UN Security Council to ease Libya sanctions, diplomats say

The UN Security Council could pass a resolution next week easing an asset freeze and arms embargo against Libya to help launch a UN mission in the country, diplomats said Friday.

The council would approve a UN mission for an initial three months to concentrate on helping the transitional government to organize elections and write a new constitution, diplomats said.

Britain, which is drawing up the resolution on Libya, hopes to send a draft version to other council members on Monday aiming to hold a vote before the end of the week, said a UN diplomat, speaking on condition of anonymity.

UN Secretary General Ban Ki-moon set out plans for the mission in a letter to the 15-member Security Council, which was briefed on Friday by Ian Martin, Ban's Libya advisor, who is expected to head the mission.

The UN Support Mission in Libya (UNSMIL) would advise the transitional government on efforts to "restore public security and order and promote the rule of law" but there is no plan to send uniformed police to help Libyan authorities, Martin told reporters.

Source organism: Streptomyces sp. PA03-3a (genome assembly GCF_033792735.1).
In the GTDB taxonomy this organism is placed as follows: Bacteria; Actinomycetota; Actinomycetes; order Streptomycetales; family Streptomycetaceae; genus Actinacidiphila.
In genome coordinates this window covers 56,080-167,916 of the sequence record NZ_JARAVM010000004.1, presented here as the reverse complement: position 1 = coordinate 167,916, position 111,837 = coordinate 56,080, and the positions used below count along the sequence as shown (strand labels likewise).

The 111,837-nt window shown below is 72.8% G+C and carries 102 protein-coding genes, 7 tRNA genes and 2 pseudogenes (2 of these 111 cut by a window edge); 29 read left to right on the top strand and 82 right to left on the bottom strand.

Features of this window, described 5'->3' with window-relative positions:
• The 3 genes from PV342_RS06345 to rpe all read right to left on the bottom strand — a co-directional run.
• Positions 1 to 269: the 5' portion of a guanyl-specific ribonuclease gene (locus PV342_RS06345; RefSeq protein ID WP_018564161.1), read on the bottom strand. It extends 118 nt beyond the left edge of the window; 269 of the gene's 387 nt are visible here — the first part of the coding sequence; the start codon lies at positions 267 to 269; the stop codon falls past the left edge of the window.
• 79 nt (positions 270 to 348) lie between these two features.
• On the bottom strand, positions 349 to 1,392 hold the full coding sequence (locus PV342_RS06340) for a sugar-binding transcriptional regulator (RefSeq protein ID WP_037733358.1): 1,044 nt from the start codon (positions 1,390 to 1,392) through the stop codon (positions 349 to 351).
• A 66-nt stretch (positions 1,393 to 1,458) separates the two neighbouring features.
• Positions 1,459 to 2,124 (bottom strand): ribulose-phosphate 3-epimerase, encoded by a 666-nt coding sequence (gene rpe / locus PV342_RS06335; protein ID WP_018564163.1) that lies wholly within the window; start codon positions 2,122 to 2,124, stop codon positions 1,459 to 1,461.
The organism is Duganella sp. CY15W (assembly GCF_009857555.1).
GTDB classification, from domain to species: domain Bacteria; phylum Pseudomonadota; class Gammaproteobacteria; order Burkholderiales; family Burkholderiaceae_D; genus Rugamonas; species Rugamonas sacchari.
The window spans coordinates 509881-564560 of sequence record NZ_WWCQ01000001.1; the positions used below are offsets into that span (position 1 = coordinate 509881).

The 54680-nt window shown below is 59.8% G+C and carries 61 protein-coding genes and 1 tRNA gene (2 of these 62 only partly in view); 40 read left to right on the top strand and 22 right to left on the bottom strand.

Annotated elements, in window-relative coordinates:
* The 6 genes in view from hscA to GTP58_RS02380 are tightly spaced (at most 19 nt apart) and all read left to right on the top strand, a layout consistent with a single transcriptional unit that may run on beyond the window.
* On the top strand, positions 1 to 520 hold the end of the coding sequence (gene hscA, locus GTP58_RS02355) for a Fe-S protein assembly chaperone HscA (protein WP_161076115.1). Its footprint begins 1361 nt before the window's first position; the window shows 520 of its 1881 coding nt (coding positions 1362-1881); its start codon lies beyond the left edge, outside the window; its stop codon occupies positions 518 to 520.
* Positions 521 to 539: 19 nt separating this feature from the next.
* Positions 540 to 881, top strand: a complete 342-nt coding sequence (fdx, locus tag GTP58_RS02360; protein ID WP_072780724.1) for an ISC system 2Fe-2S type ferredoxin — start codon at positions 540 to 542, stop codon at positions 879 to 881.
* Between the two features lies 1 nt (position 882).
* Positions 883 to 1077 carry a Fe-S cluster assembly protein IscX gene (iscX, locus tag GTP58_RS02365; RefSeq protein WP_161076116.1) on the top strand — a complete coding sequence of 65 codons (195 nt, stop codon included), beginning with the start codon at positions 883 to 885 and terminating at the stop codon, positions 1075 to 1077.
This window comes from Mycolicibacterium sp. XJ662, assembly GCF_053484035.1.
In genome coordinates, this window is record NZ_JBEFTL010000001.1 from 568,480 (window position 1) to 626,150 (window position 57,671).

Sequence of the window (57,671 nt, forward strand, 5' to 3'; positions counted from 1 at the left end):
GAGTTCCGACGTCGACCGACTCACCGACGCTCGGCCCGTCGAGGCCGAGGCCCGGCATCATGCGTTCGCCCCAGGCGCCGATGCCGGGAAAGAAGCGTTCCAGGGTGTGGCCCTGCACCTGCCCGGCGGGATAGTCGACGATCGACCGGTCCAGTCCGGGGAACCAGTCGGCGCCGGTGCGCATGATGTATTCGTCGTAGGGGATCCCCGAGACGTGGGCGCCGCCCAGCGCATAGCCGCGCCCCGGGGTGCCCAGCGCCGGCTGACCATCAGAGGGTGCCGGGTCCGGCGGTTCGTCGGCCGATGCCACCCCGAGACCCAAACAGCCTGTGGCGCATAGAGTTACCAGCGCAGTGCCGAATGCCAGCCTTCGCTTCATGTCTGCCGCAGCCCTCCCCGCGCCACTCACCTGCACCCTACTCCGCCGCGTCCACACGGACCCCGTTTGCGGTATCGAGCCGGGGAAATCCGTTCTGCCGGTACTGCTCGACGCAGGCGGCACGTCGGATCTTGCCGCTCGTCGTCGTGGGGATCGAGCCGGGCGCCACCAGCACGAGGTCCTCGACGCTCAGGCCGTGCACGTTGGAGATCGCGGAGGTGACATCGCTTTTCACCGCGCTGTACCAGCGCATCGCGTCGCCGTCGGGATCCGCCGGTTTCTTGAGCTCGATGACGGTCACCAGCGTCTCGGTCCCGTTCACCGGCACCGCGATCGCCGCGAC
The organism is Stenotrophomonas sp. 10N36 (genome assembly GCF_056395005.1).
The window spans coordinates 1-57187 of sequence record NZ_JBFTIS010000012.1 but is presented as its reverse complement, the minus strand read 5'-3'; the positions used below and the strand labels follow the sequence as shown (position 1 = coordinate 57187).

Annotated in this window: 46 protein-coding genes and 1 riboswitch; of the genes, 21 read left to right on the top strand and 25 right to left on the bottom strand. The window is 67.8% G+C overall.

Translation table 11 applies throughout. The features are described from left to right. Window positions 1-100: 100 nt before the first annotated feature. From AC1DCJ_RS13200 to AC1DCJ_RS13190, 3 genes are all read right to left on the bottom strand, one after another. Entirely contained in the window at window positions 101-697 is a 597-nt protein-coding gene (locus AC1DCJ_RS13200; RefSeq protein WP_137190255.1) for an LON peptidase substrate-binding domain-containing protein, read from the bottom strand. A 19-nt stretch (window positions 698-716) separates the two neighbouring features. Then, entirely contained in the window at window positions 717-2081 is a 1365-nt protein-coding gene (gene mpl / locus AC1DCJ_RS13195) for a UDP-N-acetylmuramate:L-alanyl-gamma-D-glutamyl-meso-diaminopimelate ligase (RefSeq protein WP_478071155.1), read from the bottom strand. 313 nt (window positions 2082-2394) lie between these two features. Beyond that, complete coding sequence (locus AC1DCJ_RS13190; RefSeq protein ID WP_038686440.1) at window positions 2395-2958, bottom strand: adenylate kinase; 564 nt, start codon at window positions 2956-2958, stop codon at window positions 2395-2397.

He said security is improving, even though the national transitional council does not control all the country, and schools are to reopen on September 17.

The United States, Britain, Germany and other nations have already been given approval by the UN sanctions committee to release funds. The western nations want a broader lifting of the measures, however, to speed up the return of funds to the government.

The Security Council imposed an assets freeze and travel ban on Moammar Qaddafi, relatives and close aides in February and March when it approved military action to protect civilians in Libya.
"The arms embargo may also need to be eased to help the government but not completely lifted, the diplomat added.

Russia and China led a group of countries on the Security Council which strongly opposed the NATO airstrikes in Libya, saying they had gone outside the UN Security Council Resolutions 1970 and 1973 which approved military action over Qaddafi's crackdown on protests.

-AFP/NOW Lebanon

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